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Poroshenko Visits Frontline City as Shaky Cease-Fire Holds in Ukraine

Ukrainian President Petro Poroshenko meets with Ukrainian servicemen during his visit to the coastal town of Mariupol, Sept. 8, 2014.

MARIUPOL/DONETSK, Ukraine‚ Ukrainian President Petro Poroshenko has visited the eastern port of Mariupol, promising to deal a "crushing defeat" to pro-Russian rebels massed on the edge of town if they tried to advance in violation of a cease-fire agreement.

"I have ordered [the military] to secure the defense of Mariupol with howitzers, multiple rocket launchers, tanks, anti-tank weapons and air cover," Poroshenko said Monday in the port on the Sea of Azov near the Russian border.

The cease-fire, which took effect Friday evening, is part of a peace plan intended to end a five-month-old conflict the United Nations' human rights envoy said had killed more than 3,000 people. It has also caused the sharpest confrontation between Russia and the West since the Cold War.

The truce was largely holding on Monday, though each side accused the other of sporadic shelling, including in Mariupol, a city of about half a million, shortly after the president's arrival there.

The Organisation for Security and Cooperation in Europe (OSCE), which is monitoring the cease-fire, urged the two sides to seek a political "breakthrough," though they remain far apart on the future of eastern Ukraine, home to much of the country's heavy industry. The rebels refuse to accept rule from Kiev.

"Mariupol was, is and will be Ukrainian," Poroshenko declared.

"The enemy will suffer a crushing defeat," said Poroshenko, who agreed to the cease-fire and a wider peace plan after the rebels — backed, Kiev says, by Russian firepower — made sweeping battlefield gains. Russia denies involvement.

In the earlier days of the uprising, rebels seized control of part of Mariupol, occupying some buildings including a police station. Some offices were badly damaged or burnt down. Since the rebels were driven out by Ukrainian forces, sentiment appears to have swung more in favor of the government.

Residents built fortifications around the town, whose port is vital for Ukraine's steel exports, and set up a militia. Shops have reopened and Ukrainian flags are widely visible.

Mariupol was the scene of fierce fighting before the cease-fire, when rebels advanced in an attempt to retake it, and also saw the most serious violation of the cease-fire on Saturday night when government forces there came under artillery attack.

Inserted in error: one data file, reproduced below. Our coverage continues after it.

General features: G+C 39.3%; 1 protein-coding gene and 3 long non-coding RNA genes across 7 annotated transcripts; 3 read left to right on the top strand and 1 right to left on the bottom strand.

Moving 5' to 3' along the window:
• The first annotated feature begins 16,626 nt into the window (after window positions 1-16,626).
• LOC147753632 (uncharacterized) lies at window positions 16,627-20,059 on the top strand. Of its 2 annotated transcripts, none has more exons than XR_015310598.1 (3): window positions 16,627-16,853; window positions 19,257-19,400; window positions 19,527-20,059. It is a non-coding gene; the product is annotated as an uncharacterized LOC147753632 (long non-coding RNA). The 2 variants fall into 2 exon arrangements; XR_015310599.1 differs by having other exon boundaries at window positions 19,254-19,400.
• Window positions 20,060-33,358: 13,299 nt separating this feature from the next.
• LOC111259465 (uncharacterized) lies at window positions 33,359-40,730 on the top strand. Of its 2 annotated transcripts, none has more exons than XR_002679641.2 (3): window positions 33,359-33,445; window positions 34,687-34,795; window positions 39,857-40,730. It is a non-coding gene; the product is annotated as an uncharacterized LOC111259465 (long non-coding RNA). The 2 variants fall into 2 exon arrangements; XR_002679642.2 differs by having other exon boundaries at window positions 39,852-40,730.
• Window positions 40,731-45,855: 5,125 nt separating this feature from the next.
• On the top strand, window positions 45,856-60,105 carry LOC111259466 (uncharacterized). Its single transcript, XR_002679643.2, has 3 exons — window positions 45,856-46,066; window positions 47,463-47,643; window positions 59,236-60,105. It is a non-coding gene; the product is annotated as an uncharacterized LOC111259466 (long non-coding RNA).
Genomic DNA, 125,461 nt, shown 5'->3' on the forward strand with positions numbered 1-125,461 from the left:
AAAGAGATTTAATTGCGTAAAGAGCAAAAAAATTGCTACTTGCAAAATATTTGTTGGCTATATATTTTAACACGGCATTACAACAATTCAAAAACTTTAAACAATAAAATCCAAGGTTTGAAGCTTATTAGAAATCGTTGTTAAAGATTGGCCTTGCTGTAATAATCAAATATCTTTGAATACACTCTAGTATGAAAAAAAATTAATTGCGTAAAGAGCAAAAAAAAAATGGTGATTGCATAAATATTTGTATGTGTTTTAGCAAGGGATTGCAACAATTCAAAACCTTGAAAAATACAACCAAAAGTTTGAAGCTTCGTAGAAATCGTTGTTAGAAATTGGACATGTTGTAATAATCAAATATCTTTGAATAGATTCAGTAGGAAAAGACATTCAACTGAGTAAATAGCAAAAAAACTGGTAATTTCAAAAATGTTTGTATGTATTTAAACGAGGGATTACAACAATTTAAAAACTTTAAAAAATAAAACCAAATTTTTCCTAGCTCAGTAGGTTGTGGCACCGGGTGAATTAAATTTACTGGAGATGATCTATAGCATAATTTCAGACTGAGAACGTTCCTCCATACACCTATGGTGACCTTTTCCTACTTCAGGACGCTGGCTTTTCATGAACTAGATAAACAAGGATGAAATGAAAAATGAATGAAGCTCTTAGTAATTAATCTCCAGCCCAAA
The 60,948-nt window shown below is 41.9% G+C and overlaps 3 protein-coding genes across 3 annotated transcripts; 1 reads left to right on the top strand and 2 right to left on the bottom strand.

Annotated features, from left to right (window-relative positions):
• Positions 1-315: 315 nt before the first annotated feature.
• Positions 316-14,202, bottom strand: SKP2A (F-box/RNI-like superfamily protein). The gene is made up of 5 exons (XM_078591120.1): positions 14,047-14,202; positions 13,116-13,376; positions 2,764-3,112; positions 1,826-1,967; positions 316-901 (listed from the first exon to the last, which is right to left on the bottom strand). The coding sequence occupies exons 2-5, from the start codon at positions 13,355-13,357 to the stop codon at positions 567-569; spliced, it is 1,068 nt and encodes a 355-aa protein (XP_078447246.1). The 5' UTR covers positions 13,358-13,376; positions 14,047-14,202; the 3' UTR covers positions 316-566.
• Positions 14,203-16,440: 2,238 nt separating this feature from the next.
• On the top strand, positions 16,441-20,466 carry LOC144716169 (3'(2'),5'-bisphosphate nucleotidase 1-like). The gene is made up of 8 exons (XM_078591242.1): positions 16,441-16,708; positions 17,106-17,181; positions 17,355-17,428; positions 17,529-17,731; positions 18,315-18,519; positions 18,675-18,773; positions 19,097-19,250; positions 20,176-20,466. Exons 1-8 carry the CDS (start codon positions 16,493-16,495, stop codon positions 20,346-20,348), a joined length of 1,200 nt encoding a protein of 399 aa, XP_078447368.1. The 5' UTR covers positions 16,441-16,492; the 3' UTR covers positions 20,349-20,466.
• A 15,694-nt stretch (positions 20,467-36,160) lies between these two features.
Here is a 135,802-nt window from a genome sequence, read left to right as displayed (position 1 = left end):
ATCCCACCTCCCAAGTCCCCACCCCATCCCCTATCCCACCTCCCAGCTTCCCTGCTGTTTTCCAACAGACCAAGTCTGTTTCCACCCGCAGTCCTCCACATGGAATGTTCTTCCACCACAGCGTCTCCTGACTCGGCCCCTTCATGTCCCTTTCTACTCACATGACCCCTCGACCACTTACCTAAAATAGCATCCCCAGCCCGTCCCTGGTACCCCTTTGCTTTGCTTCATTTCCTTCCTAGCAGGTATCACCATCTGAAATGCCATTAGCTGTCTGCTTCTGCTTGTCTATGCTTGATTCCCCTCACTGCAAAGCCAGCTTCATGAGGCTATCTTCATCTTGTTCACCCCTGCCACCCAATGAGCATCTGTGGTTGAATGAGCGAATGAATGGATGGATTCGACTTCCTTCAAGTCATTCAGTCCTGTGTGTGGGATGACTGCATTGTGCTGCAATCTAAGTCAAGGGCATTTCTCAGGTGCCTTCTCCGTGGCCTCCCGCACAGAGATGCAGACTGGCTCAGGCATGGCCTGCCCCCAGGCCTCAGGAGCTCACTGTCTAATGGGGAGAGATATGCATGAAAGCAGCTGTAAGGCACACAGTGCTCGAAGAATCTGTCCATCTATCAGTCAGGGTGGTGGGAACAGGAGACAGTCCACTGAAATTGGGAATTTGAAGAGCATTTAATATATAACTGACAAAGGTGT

A woman was killed and four people injured in that shelling.

The cities of Donetsk and Luhansk, strongholds of the rebellion, remain in rebel hands.


Earlier, Ukrainian military spokesman Andriy Lysenko told a news briefing in Kiev that Ukrainian forces were observing the cease-fire except in self-defense and had remained in their positions since Friday evening.

In rebel-held Donetsk, eastern Ukraine's industrial hub, "prime minister" Alexander Zakharchenko of the self-proclaimed Donetsk People's Republic made similar accusations against the Ukrainian side, adding: "We have shown the whole world we are not terrorists, we are ready for talks and we can listen."

Kiev and its Western backers accuse Russia of sending troops across the border and arming the rebels, charges Moscow denies.

Lysenko said on Monday Ukraine had seen no sign of Russian troop movements over the border in the past 24 hours.

A Kremlin statement said Russian President Vladimir Putin spoke by phone on Monday with Poroshenko on "steps that will facilitate a peaceful resolution to the situation,"without giving further details.

Russian Prime Minister Dmitry Medvedev said Moscow would respond to any new Western economic sanctions imposed over its role in Ukraine, adding it might target flights over Russia.

The EU is planning to put Russia's top oil producers and pipeline operators Rosneft, Transneft and Gazprom Neft on its list of state-owned firms that will not be allowed to raise capital or borrow on European markets, an EU diplomat said.

In general, the EU sanctions on raising money in the EU for Russian companies will apply to firms that have turnover of more than 1 trillion rubles($26.95 billion), at least half of it generated from the sale or transport of oil, the diplomat said.

But EU governments delayed signing off on the package because some governments want to discuss how to suspend the sanctions if a cease-fire holds, diplomats said.

EU sanctions do not encompass the gas sector and in particular state-owned Gazprom, the world's biggest gas producer and the biggest gas supplier to Europe.

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